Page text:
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Black Forest Cake

Aug 22, 2010

To say that it has been an eventful fortnight would be an understatement. In the last two weeks I’ve:
Gone river rafting.
Hiked some beautiful trails.
Tried to climb up an old, hollow tree. From the inside.
Battled with an extremely bad bout of migraine.
Battled with a minor bout of food poisoning.
Had a crazy work week.
Watched Andy Murray beat Roger Federer at the Rogers Cup Final.
Got drenched in the rain. Thrice. On the same day.
Eaten half a dozen tomato sandwiches for lunch. Not on the same day.
Baked a cake, made a heirloom tomato pizza with naan dough and some delicious lamb kebabs with mint chutney.
Drunk way too much coffee.

So I have a lot to share. Let me begin with the cake.

To tell you the truth, I’ve always had a minor aversion to Black Forest Cake. I could attribute it to sub-par store-bought versions with cream that doesn’t taste too fresh, cakes that are too spongy and drenched with syrup and those awful maraschino cherries. (To fans of these, I’m sorry, but I absolutely detest them.) While all this is true, I’m sure they don’t matter to a 10 year old kid who picked this cake for her birthday attracted by those very same red, garish cherries. However, a cake that dares to go bad (all that fresh cream) on that most important day – let’s just say, hell hath no fury like a 10 year old birthday girl with no cake.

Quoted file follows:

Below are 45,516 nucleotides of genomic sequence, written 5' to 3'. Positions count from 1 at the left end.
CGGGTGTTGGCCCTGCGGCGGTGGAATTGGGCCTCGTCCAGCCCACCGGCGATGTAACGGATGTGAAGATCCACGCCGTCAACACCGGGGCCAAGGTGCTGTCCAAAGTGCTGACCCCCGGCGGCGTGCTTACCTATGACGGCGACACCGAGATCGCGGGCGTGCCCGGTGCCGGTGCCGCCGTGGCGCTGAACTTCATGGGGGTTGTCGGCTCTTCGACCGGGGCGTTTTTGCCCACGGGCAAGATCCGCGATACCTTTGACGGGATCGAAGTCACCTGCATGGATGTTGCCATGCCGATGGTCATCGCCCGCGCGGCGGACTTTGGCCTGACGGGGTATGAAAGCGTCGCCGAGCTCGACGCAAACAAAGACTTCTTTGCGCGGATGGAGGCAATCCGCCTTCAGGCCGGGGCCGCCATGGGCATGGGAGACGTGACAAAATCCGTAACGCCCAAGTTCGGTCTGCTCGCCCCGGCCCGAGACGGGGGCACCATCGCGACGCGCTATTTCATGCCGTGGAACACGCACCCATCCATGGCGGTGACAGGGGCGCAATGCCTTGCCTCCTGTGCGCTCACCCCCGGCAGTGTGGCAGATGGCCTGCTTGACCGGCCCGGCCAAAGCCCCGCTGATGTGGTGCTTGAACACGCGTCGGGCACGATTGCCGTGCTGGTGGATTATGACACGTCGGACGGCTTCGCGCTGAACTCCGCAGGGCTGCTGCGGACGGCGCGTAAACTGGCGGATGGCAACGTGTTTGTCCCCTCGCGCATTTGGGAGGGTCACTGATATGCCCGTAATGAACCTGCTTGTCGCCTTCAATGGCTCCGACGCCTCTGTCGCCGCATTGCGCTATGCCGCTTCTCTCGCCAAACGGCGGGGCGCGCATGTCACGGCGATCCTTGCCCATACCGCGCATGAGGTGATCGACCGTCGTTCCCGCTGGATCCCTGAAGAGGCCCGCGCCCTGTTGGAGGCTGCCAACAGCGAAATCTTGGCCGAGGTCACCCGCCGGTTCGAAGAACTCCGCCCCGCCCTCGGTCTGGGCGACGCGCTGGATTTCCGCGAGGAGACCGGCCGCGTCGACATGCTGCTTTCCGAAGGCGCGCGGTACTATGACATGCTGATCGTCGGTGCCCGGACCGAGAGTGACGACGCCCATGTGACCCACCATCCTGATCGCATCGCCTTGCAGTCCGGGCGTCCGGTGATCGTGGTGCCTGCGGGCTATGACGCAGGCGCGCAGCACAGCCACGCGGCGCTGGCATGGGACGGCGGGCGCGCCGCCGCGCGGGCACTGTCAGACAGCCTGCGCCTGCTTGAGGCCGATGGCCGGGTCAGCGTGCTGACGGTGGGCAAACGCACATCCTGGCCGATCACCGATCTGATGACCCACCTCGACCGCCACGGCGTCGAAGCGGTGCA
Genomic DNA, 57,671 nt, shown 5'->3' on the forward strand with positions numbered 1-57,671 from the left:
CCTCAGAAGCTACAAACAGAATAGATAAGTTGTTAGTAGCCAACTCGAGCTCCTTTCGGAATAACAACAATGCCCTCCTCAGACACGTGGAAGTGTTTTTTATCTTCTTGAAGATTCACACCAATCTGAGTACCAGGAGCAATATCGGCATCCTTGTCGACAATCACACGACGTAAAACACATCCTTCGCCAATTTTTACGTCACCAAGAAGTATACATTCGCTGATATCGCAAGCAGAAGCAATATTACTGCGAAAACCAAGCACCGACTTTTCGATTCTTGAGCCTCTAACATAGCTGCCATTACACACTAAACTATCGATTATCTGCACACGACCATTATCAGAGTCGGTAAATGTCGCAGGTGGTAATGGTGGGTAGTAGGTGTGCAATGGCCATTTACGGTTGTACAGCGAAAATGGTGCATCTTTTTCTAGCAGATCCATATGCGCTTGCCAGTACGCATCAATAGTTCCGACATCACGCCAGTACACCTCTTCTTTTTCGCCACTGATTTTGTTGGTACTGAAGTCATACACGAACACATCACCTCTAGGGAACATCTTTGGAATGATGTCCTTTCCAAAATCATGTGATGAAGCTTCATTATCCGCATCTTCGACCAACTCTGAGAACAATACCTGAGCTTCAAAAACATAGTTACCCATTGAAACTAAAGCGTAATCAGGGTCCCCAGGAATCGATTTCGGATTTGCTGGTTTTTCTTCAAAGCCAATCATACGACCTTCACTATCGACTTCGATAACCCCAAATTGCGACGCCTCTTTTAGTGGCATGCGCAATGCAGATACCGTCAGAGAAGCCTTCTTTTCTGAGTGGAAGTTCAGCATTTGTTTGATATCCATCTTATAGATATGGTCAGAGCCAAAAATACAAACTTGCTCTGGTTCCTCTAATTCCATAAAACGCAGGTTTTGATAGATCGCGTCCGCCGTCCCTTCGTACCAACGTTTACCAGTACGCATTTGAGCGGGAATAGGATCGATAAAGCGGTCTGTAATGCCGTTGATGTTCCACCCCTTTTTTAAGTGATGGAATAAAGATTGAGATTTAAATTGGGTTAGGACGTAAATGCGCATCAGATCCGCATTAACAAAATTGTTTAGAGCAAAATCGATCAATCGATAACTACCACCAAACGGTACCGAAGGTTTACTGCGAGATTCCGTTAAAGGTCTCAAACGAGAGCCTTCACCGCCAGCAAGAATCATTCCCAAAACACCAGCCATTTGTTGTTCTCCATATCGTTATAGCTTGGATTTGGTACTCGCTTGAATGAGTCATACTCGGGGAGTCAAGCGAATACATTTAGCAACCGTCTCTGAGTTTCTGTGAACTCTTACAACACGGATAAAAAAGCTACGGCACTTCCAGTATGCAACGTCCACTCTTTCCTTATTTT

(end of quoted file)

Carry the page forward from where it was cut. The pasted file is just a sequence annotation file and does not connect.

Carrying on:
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1-2-3: My Favorite Tomato Sandwich

Aug 11, 2010

This is a new series in which I feature my version of fast food – recipes that are quick, simple and delicious. Most are adaptable, some mere suggestions – but when you need good food in a hurry, everything helps, right?

I’ve been meaning to start this series for some time now. Some of the things I make in a hurry are actually my favorite things to eat. But I was hesitant – who needs a recipe for a tomato sandwich, right? But recently, when Merrill put up her recipe on Food52, reading the numerous comments gave me ideas I wish I’d thought of. It was fun and inspiring – so I decided to finally start off the series, appropriately with my favorite tomato sandwich. This is my go-to lunch in the summer. Thick slices of multi-grain bread are layered heavily with ripe tomato slices. Salt, pepper, a drizzle of olive oil and crumbled mozzarella or goat cheese provide the supporting cast. The whole production is toasted open-face till the bread is golden and the cheese is melting. A garnish of basil and a glass of fresh orange juice – I guess I know what I’m having for lunch tomorrow. Again.